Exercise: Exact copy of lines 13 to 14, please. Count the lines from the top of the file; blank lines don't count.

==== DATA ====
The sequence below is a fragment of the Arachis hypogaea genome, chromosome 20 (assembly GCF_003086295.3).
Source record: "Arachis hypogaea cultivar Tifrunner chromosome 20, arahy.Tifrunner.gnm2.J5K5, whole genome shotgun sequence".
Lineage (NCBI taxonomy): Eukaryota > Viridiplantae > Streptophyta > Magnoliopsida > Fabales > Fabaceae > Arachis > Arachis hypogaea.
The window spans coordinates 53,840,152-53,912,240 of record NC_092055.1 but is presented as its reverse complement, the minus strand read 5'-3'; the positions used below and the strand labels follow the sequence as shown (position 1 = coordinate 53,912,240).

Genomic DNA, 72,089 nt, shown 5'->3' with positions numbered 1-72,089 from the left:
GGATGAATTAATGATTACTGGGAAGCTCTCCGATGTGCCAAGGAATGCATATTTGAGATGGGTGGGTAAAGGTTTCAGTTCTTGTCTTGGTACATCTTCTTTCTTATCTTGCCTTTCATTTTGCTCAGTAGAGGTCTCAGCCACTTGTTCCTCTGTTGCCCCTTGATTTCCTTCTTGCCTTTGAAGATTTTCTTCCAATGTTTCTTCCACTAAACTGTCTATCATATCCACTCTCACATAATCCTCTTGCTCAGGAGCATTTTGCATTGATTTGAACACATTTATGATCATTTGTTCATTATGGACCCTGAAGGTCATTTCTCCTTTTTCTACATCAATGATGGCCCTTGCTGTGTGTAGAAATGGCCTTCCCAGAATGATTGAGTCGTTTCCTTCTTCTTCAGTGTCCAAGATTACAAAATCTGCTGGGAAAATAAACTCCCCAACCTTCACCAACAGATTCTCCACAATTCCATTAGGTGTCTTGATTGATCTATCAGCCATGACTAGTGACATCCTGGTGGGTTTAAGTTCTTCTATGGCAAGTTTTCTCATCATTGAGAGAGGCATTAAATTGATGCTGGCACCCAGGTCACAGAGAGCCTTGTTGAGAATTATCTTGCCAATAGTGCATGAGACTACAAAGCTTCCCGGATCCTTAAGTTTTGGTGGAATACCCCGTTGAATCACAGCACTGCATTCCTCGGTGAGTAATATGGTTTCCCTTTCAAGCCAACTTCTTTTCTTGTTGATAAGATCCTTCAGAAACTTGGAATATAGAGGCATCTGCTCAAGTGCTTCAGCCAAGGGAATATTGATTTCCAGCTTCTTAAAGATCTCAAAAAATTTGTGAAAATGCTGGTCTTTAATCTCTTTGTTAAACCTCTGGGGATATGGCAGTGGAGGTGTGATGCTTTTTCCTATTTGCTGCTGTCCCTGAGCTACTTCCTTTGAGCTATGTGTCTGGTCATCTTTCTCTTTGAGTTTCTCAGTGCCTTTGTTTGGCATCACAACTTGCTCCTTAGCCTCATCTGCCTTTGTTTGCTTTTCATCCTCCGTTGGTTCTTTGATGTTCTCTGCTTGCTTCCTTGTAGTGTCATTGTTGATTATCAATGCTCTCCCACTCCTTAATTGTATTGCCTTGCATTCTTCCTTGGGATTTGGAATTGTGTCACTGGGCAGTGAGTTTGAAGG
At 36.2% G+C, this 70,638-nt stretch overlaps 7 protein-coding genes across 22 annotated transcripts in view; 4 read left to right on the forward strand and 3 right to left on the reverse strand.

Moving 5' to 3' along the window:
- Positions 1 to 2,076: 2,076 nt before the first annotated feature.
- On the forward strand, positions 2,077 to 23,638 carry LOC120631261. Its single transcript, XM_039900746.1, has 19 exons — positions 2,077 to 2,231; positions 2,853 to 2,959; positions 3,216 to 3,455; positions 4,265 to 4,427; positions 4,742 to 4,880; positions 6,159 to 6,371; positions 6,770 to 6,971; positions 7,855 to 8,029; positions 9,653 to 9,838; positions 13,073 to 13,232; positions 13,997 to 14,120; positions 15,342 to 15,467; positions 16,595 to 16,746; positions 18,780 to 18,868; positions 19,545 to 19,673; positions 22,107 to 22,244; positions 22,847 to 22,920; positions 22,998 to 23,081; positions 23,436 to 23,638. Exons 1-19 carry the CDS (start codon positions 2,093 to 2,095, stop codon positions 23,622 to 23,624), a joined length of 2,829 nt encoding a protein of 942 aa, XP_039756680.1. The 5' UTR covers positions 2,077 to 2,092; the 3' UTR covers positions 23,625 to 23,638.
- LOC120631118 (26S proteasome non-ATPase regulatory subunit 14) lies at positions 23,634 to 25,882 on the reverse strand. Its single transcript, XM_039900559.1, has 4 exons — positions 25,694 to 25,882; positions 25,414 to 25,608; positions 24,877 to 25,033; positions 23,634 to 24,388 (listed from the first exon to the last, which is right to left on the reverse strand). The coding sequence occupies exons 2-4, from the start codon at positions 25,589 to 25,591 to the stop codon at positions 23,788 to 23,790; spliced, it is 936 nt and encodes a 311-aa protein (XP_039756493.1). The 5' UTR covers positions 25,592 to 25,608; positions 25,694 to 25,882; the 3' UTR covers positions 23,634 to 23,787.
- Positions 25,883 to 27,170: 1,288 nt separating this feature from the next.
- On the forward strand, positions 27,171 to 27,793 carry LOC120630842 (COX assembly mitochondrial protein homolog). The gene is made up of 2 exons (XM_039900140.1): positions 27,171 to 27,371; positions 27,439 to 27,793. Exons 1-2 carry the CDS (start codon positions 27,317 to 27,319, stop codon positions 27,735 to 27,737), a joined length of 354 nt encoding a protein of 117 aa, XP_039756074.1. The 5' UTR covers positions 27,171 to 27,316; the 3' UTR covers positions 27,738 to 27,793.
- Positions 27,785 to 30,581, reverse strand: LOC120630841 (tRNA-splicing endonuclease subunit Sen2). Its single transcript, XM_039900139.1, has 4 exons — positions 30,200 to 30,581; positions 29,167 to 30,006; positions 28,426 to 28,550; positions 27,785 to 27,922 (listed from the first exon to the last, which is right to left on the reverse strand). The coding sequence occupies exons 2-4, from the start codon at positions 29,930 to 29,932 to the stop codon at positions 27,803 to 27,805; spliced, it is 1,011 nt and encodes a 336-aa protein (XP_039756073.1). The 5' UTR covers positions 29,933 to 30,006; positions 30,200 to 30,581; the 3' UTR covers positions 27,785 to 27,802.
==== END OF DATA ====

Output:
- On the forward strand, positions 27,171 to 27,793 carry LOC120630842 (COX assembly mitochondrial protein homolog). The gene is made up of 2 exons (XM_039900140.1): positions 27,171 to 27,371; positions 27,439 to 27,793. Exons 1-2 carry the CDS (start codon positions 27,317 to 27,319, stop codon positions 27,735 to 27,737), a joined length of 354 nt encoding a protein of 117 aa, XP_039756074.1. The 5' UTR covers positions 27,171 to 27,316; the 3' UTR covers positions 27,738 to 27,793.
- Positions 27,785 to 30,581, reverse strand: LOC120630841 (tRNA-splicing endonuclease subunit Sen2). Its single transcript, XM_039900139.1, has 4 exons — positions 30,200 to 30,581; positions 29,167 to 30,006; positions 28,426 to 28,550; positions 27,785 to 27,922 (listed from the first exon to the last, which is right to left on the reverse strand). The coding sequence occupies exons 2-4, from the start codon at positions 29,930 to 29,932 to the stop codon at positions 27,803 to 27,805; spliced, it is 1,011 nt and encodes a 336-aa protein (XP_039756073.1). The 5' UTR covers positions 29,933 to 30,006; positions 30,200 to 30,581; the 3' UTR covers positions 27,785 to 27,802.